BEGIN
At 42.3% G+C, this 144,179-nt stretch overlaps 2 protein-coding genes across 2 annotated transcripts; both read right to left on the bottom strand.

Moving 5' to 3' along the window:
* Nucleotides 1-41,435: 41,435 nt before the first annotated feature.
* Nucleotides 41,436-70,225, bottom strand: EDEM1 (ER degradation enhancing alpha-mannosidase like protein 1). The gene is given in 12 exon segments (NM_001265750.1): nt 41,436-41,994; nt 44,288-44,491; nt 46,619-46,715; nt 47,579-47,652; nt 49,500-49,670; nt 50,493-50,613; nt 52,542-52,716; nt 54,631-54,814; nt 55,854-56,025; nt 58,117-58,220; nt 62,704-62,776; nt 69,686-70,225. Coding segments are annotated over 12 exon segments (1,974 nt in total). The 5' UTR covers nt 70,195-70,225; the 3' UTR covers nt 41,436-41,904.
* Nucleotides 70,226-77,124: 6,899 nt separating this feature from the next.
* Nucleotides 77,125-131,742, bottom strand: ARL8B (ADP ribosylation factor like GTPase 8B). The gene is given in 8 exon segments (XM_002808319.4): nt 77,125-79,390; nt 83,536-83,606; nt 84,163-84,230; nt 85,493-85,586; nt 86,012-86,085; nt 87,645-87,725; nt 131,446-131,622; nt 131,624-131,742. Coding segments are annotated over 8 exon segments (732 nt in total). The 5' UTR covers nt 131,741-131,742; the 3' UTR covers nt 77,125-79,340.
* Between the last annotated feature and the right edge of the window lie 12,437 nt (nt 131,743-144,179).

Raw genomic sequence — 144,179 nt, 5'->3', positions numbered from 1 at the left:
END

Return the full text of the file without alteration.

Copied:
At 42.3% G+C, this 144,179-nt stretch overlaps 2 protein-coding genes across 2 annotated transcripts; both read right to left on the bottom strand.

Moving 5' to 3' along the window:
* Nucleotides 1-41,435: 41,435 nt before the first annotated feature.
* Nucleotides 41,436-70,225, bottom strand: EDEM1 (ER degradation enhancing alpha-mannosidase like protein 1). The gene is given in 12 exon segments (NM_001265750.1): nt 41,436-41,994; nt 44,288-44,491; nt 46,619-46,715; nt 47,579-47,652; nt 49,500-49,670; nt 50,493-50,613; nt 52,542-52,716; nt 54,631-54,814; nt 55,854-56,025; nt 58,117-58,220; nt 62,704-62,776; nt 69,686-70,225. Coding segments are annotated over 12 exon segments (1,974 nt in total). The 5' UTR covers nt 70,195-70,225; the 3' UTR covers nt 41,436-41,904.
* Nucleotides 70,226-77,124: 6,899 nt separating this feature from the next.
* Nucleotides 77,125-131,742, bottom strand: ARL8B (ADP ribosylation factor like GTPase 8B). The gene is given in 8 exon segments (XM_002808319.4): nt 77,125-79,390; nt 83,536-83,606; nt 84,163-84,230; nt 85,493-85,586; nt 86,012-86,085; nt 87,645-87,725; nt 131,446-131,622; nt 131,624-131,742. Coding segments are annotated over 8 exon segments (732 nt in total). The 5' UTR covers nt 131,741-131,742; the 3' UTR covers nt 77,125-79,340.
* Between the last annotated feature and the right edge of the window lie 12,437 nt (nt 131,743-144,179).

Raw genomic sequence — 144,179 nt, 5'->3', positions numbered from 1 at the left: